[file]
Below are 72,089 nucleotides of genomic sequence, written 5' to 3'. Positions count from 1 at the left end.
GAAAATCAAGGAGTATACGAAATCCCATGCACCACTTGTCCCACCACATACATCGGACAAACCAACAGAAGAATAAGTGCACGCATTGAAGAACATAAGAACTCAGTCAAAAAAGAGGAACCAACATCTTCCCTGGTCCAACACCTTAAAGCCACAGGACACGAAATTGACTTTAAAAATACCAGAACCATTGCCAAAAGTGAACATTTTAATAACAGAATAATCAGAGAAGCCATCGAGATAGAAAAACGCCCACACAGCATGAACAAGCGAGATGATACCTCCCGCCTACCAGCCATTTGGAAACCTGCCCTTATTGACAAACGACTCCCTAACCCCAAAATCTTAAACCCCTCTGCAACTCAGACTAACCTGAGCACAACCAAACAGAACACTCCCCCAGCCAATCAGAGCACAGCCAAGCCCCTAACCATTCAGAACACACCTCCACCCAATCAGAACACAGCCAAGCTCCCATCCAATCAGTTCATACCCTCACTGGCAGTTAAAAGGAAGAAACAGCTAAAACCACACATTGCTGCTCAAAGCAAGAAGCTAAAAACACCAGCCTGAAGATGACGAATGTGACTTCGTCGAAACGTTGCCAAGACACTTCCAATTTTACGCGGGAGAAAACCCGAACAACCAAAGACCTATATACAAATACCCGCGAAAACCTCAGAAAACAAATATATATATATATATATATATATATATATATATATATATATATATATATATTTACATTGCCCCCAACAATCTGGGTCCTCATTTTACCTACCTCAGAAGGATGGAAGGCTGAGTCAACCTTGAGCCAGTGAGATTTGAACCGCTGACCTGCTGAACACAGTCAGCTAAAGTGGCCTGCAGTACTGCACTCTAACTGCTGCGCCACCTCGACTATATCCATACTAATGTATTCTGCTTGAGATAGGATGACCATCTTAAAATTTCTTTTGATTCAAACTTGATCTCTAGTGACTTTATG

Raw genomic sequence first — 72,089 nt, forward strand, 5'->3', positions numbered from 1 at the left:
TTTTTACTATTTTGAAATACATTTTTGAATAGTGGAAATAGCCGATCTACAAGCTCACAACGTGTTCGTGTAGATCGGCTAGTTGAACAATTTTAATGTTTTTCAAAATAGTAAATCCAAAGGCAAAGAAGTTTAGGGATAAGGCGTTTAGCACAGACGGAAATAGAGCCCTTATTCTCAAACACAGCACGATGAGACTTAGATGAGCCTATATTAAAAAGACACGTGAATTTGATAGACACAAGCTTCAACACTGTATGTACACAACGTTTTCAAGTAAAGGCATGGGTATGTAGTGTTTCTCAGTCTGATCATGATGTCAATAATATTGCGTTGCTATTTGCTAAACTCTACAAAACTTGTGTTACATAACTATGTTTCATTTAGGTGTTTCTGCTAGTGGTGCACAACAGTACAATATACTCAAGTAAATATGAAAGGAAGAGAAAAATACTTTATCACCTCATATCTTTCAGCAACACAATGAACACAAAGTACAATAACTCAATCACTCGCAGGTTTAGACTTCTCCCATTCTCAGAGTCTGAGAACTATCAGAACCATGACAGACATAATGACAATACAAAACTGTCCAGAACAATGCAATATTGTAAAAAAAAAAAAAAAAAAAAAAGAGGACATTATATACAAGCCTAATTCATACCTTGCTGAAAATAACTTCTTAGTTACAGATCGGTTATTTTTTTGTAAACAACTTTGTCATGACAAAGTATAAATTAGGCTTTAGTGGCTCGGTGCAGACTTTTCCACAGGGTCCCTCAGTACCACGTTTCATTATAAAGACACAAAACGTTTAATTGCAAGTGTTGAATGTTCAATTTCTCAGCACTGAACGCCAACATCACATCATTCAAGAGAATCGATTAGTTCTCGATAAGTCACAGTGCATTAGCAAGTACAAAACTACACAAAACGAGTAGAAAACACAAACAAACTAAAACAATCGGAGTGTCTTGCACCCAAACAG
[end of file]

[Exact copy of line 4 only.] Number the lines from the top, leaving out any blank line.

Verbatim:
TTTTTACTATTTTGAAATACATTTTTGAATAGTGGAAATAGCCGATCTACAAGCTCACAACGTGTTCGTGTAGATCGGCTAGTTGAACAATTTTAATGTTTTTCAAAATAGTAAATCCAAAGGCAAAGAAGTTTAGGGATAAGGCGTTTAGCACAGACGGAAATAGAGCCCTTATTCTCAAACACAGCACGATGAGACTTAGATGAGCCTATATTAAAAAGACACGTGAATTTGATAGACACAAGCTTCAACACTGTATGTACACAACGTTTTCAAGTAAAGGCATGGGTATGTAGTGTTTCTCAGTCTGATCATGATGTCAATAATATTGCGTTGCTATTTGCTAAACTCTACAAAACTTGTGTTACATAACTATGTTTCATTTAGGTGTTTCTGCTAGTGGTGCACAACAGTACAATATACTCAAGTAAATATGAAAGGAAGAGAAAAATACTTTATCACCTCATATCTTTCAGCAACACAATGAACACAAAGTACAATAACTCAATCACTCGCAGGTTTAGACTTCTCCCATTCTCAGAGTCTGAGAACTATCAGAACCATGACAGACATAATGACAATACAAAACTGTCCAGAACAATGCAATATTGTAAAAAAAAAAAAAAAAAAAAAAGAGGACATTATATACAAGCCTAATTCATACCTTGCTGAAAATAACTTCTTAGTTACAGATCGGTTATTTTTTTGTAAACAACTTTGTCATGACAAAGTATAAATTAGGCTTTAGTGGCTCGGTGCAGACTTTTCCACAGGGTCCCTCAGTACCACGTTTCATTATAAAGACACAAAACGTTTAATTGCAAGTGTTGAATGTTCAATTTCTCAGCACTGAACGCCAACATCACATCATTCAAGAGAATCGATTAGTTCTCGATAAGTCACAGTGCATTAGCAAGTACAAAACTACACAAAACGAGTAGAAAACACAAACAAACTAAAACAATCGGAGTGTCTTGCACCCAAACAG